Electronic Health’s Economic Boost

30 September 2009 (Last Updated September 30th, 2009 18:30)

Many physicians have so far been slow to embrace electronic medical records. However, as a report by GlobalData shows, in the US healthcare practitioners are starting to warm to the idea.

Electronic Health’s Economic Boost

Electronic medical records (EMRs) have the potential to improve the delivery of healthcare services, but in some nations around the world, office-based physicians have been slow to adopt such systems. In the US, this is causing large problems for the government's efforts to adopt electronic health.

To accelerate the adoption of EMR by physicians and hospitals, the US Government has announced a $19bn stimulus package for healthcare IT (HCIT). As physicians move to take advantage of the stimulus incentives and implement an EMR, the major players in the market are moving towards collaborations in an attempt to reach office-based physicians effectively.

An EMR is a computer-based patient medical record that facilitates the access of data by healthcare practitioners from any given location. In spite of studies showing positive results after implementation, the adoption of EMR has been minimal with office-based physicians in the US.

To encourage EMR adoption, the US Government introduced an economic stimulus act in 2009. The act assures incentive payments to those who adopt and use "certified EMRs" and, eventually, plans on reducing Medicare payments for those who do not use an EMR. These incentives have driven EMR adoption among physicians.

"To accelerate the adoption of EMR by physicians and hospitals, the US Government has announced a $19bn stimulus package for healthcare IT (HCIT)."

To capitalise on the huge demand created by the stimulus act, HCIT companies are looking for technological partnerships, physician alliances and other marketing affiliations. Such collaborations will help the companies to reach office-based physicians with minimum capital costs.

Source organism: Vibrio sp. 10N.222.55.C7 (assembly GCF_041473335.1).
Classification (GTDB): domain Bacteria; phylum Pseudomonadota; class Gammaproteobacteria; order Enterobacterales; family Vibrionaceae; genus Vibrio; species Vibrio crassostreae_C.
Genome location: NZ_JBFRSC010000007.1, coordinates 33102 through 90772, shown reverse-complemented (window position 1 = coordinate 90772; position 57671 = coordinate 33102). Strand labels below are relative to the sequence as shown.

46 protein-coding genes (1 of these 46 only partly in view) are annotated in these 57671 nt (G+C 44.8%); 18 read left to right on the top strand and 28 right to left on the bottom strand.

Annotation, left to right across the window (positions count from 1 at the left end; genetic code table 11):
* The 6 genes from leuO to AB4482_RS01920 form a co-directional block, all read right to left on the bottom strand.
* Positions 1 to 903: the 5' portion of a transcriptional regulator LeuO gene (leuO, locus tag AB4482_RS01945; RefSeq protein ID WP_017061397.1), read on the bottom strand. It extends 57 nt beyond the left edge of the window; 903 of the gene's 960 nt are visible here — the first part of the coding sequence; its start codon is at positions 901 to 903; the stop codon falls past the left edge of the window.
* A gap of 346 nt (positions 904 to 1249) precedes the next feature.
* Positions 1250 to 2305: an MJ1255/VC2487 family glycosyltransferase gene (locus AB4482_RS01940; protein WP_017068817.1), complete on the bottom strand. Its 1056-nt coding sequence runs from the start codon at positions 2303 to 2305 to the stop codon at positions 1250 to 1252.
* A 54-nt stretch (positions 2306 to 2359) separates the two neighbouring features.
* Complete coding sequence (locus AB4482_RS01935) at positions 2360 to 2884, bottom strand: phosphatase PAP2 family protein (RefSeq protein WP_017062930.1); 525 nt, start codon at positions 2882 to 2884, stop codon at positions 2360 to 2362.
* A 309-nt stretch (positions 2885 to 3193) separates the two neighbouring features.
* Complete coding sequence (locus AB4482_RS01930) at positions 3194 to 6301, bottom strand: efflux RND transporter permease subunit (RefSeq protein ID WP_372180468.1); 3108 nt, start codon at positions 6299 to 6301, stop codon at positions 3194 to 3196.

The EMR segment is now the fastest-growing one in the HCIT market. This segment, valued at $1.59bn in 2008 is expected to show a growth of 26.5% over the 2008–2015 period to reach $8.34bn in 2015.

The huge demand, expected to be created by the economic stimulus package, will drive growth in this segment in the future.

When opportunity knocks

A national survey of 2,758 physicians on the use of EMR by the New England Journal of Medicine has revealed that only 4% of physicians have an extensive, fully functional electronic records system and another 13% utilise a basic system. Physicians using these systems said that the quality of care they offered increased, as did patient and physician satisfaction when EMR was introduced.

Among the remaining 83% of respondents without an EMR, 16% reported that they had purchased but not yet implemented the system and another 26% said that they had plans to purchase an EMR system within two years. Financial barriers remained the major cause for this low adoption of EMRs. Other factors restraining use of EMRs included:

  • the inability of a system to match the physicians' needs
  • concern about the return on investment
  • concerns that a purchased system would become obsolete.

To indirectly encourage physicians to adopt an EMR a new act, The American Recovery and Reinvestment Act (AARA), was passed by the US Government in 2009. The act includes the allocation of substantial amounts of money for the HCIT industry.

The ARRA is an economic stimulus package enacted by the US congress on 17 February 2009 to provide a stimulus to the US economy in the wake of the economic downturn. It includes federal tax relief, expansion of unemployment benefits, social welfare provisions, and spending for education and healthcare. In the ARRA, HCIT alone was allocated $19bn.